Reviewer Sandy Graham: Born and raised in Canada, Sandy spent 35 years with The Boeing Company in a variety of engineering and management positions. After retirement, he satisfied a long-standing urge to delve into creative writing. Sandy has authored three novels, Two Loves Lost, The Pizza Dough King and Murder – On Salt Spring?
Archetypes offers an easily adopted new approach to our age old quest to better understand ourselves and thereby live a fuller life.
In recent decades, techniques for describing human behavior have evolved such as Type A/Type B, left brain/right brain, analytic/impressive/driver/social operating styles and so on. Archetypes offers a new paradigm in evaluating what makes us the way we are and how we can parlay that into a fuller, more satisfying life.
Caroline Myss suggests that our behavior is largely determined by our genes. We are born artistic, caring, athletic, intellectual, visionary, etc. Rather than measure our tendencies, she describes these various behavior types in terms of their characteristics and calls them archetypes. One dictionary definition of archetype is the original pattern, or model, from which all other things of the same kind are made. In essence, that’s what Myssian archetypes are, models of the various behavior types in our modern society.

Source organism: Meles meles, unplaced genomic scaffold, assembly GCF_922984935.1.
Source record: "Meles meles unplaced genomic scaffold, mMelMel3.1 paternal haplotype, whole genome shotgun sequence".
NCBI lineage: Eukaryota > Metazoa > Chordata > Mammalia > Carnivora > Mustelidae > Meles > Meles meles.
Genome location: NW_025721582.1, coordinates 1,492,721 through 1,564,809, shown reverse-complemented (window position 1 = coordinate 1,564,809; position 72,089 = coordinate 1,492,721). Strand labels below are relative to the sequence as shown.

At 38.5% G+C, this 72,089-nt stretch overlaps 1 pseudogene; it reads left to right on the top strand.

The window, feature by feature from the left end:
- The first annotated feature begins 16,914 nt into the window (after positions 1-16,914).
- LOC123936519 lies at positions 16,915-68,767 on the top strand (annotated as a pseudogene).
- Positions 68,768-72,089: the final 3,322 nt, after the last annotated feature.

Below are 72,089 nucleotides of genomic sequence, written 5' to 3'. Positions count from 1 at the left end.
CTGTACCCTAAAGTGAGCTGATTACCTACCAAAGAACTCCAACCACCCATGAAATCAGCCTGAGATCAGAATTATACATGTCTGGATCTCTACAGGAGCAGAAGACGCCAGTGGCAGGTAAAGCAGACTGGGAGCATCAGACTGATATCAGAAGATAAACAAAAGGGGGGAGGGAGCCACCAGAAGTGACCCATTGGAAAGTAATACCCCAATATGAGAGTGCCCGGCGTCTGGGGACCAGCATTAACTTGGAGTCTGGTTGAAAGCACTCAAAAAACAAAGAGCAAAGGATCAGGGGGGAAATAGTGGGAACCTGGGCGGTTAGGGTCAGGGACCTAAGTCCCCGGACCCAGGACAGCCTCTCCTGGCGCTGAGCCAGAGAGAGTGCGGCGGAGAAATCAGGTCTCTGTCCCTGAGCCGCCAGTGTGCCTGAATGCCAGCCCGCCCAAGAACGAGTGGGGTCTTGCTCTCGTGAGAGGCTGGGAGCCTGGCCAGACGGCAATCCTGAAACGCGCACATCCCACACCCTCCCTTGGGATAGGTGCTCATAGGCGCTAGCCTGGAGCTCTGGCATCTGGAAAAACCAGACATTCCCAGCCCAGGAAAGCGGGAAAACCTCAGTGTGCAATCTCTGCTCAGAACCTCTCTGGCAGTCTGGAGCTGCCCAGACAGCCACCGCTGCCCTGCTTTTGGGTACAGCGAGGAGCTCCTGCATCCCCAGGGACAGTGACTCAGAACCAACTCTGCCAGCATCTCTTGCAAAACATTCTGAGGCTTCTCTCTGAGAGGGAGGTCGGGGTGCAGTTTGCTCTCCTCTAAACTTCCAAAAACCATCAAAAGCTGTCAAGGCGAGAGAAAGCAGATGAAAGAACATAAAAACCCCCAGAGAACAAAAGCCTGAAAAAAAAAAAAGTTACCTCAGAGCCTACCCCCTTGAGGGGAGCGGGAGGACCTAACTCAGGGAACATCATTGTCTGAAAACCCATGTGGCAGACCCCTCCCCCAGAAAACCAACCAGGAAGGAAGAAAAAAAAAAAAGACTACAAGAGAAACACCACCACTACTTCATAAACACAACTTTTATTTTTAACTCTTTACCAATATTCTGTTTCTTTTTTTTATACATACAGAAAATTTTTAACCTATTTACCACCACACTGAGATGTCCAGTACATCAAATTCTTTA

Ten fundamental archetypes are described in detail; namely, the Advocate, Artistic/Creative, Athlete, Caregiver, Fashionista, Intellectual, Queen/Executive, Rebel, Spiritual Seeker and Visionary. These descriptions are designed to assist the reader in relating to each model with the objective of uncovering her (or his) predominant archetype. Myss qualifies this by pointing out that we may have a combination of archetypes in our makeup as well as other less common ones not detailed in the book. Regardless, her advice can be applied to each component in turn.
In addition to providing recognizable characteristics, Myss describes each archetype’s strengths, weaknesses, pitfalls and challenges. She tells what problems to watch for and how to avoid them. Perhaps most important, she gives advice on how to make the most of the strengths inherent in each archetype. Had Socrates benefitted from this book, his admonishment might have changed from “Know Thy Self” to “Know Thy Strengths”.
One beauty of this approach is the ease with which it can be applied. Everything is written in terms we all understand, with many examples to further clarify points. Myss writes from a background of many years working with individuals assisting them in understanding the emotional, psychological and physical reasons governing their welfare and behavior.
In summary, this is a self-improvement book designed to help us feel good about ourselves, exploit our strengths, make peace with troublesome characteristics and show us how to lead a full life from which we derive great satisfaction.
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